Storing Dried Herbs

I love fresh herbs- but what’s even better is when you store them yourself from your own making! The best grocery store varieties have been sitting on the shelves/manufacturers warehouses for who knows how long and the best herbs have a shelf life of 6-12 months, depending on the variety. You can never be sure when they were harvested. So to get best flavor without pesticides and the costly price tag, drying and storing them yourself is the way to go. Herbs don’t need much room to grow so you can grow them almost anywhere and they are easy. I store my harvested, dried herbs in glass baby jars and paint the TOPS of the lids white. I like to hand write my labels, as it adds a little bit of ‘home’ in the kitchen. You don’t have to use baby jars, they are super easy and a great size for herbs but if you start looking at the jars you throw away- you will be amazed with the quality of glass shapes and lids you can reuse. Save a few over the next month or so and you’ll know what I mean 🙂

I use this dehydrator http://www.amazon.com/Nesco-FD-75A-600-Watt-Food-Dehydrator/dp/B0090WOCN0/ref=sr_1_1?ie=UTF8&qid=1378349165&sr=8-1&keywords=dehydrator Cheap, effective and easy.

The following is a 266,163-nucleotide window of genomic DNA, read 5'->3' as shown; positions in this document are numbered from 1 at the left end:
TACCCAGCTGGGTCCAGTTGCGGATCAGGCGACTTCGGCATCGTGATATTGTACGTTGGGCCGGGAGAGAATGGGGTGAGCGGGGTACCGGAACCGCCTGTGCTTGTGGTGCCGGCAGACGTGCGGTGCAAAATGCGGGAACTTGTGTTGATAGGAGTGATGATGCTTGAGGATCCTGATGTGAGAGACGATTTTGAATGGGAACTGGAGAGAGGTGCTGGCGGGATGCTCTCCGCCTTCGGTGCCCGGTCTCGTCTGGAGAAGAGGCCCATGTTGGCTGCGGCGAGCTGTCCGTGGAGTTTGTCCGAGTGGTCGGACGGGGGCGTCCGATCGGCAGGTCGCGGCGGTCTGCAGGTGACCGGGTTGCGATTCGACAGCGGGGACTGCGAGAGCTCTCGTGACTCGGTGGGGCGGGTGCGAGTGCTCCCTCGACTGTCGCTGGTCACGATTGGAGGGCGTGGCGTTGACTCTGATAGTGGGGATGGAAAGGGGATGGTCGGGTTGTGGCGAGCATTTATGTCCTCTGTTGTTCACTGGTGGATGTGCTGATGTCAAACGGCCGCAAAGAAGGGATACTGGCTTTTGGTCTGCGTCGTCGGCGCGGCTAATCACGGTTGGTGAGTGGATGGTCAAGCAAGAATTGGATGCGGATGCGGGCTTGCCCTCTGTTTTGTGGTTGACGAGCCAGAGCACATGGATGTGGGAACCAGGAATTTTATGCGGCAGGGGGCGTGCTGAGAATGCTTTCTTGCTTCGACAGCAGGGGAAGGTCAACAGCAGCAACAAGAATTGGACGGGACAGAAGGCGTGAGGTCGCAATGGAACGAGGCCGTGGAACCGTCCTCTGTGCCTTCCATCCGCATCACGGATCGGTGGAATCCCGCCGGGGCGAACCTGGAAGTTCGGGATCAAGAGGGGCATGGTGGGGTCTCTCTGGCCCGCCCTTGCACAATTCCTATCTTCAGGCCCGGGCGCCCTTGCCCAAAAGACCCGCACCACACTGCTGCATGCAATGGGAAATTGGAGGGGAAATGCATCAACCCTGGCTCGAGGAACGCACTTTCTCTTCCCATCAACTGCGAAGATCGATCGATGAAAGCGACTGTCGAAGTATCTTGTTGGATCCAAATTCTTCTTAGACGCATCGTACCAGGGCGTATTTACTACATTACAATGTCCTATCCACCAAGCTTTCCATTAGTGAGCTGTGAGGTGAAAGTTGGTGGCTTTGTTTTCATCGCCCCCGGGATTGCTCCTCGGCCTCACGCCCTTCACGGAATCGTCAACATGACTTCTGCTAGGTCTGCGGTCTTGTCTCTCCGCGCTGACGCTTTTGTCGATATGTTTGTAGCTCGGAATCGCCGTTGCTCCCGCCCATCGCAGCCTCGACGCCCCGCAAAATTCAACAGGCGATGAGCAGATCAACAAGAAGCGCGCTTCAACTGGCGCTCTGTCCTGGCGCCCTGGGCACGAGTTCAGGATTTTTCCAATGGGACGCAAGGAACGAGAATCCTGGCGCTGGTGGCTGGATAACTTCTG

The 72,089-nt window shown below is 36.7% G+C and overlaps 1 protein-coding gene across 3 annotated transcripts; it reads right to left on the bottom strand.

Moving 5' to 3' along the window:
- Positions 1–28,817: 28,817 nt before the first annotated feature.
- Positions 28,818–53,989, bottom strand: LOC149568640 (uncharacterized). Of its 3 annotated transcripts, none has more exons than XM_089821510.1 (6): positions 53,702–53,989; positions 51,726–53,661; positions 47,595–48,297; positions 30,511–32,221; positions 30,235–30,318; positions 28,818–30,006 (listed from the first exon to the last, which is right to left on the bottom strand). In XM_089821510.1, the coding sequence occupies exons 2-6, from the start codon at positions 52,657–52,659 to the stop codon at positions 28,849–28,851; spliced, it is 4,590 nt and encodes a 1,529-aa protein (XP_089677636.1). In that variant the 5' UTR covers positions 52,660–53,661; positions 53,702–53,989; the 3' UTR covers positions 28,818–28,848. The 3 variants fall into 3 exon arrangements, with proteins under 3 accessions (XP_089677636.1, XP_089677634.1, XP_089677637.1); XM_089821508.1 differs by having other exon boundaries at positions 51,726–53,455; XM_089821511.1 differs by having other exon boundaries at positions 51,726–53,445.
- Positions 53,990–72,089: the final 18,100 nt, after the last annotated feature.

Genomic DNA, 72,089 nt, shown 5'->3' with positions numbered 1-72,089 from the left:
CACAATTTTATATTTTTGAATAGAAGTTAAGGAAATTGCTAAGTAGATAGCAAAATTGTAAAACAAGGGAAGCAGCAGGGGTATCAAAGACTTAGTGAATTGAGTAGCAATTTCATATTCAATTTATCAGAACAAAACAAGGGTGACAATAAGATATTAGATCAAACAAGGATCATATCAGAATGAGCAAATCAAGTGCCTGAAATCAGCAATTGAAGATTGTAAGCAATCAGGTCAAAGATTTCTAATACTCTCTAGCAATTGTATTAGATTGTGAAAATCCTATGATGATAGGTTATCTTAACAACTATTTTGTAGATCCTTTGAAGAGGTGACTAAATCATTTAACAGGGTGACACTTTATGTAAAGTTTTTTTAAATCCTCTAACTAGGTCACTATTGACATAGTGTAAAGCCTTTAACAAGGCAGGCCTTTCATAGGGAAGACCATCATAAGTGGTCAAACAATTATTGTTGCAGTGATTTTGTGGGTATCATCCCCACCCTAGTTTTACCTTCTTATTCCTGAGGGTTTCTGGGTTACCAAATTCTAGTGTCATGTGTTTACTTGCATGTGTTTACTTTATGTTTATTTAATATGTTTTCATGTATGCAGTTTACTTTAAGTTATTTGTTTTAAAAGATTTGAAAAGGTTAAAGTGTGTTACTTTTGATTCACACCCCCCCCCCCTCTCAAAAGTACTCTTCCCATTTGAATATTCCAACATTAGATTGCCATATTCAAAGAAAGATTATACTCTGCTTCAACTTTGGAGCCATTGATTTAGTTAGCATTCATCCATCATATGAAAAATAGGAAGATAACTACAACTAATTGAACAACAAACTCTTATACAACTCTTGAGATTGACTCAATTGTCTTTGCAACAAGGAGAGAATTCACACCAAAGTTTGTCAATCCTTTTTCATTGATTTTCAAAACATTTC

You can use whatever dehydrator you like OR you can place your herbs, single layer on a row of paper towels to dry. You can also bunch them together with a rubberband or string and hang them to dry. If you use the dehydrator, they are dried in about 15 hours set at 95 degrees F with 5 racks full. If you chose to dry by hanging or laying on paper towels, it will take about 2 weeks. It is very important that you get your herbs completely dry before storing otherwise they will mold and spoil the entire jar.

After drying, try this awesome crowd pleasing recipe
Herb Crusted Pork Loin
Preheat oven to 475
2 lb pork loin (can be more or less too)
1/2 T. sea salt
2 T. olive oil
4 cloves of minced garlic
1 tsp dried rosemary
1 tsp dried thyme
1 tsp. dried basil

Mix all ingredients in small bowl, let sit 10-15 minutes. Place loin in a large ziplock and pour marinade over it. Massage the sauce into the loin a bit to get it good and covered. Let sit in fridge for a minimum of 30 minutes. Bake for 30 minutes at 475, reduce temp to 425 and bake another 25-40 minutes (depending on the size of loin) until the internal temp reaches 145 degree F.Once cooked, let rest 10 minutes on the counter before cooking. This allows the juices to get sucked and dispersed throughout the meat. If cut immediately, you loose the juices to the cutting board.

Goes excellent with steamed broccoli and a baked potato.

You can find more homesteading mayhem at my blog www.modernroots.org  AND ‘like’ on Facebook at www.facebook.com/modernroots.org for posted recipes and pictures. Happy Harvesting!!!


Published on Sep 4, 2013

Grit Magazine

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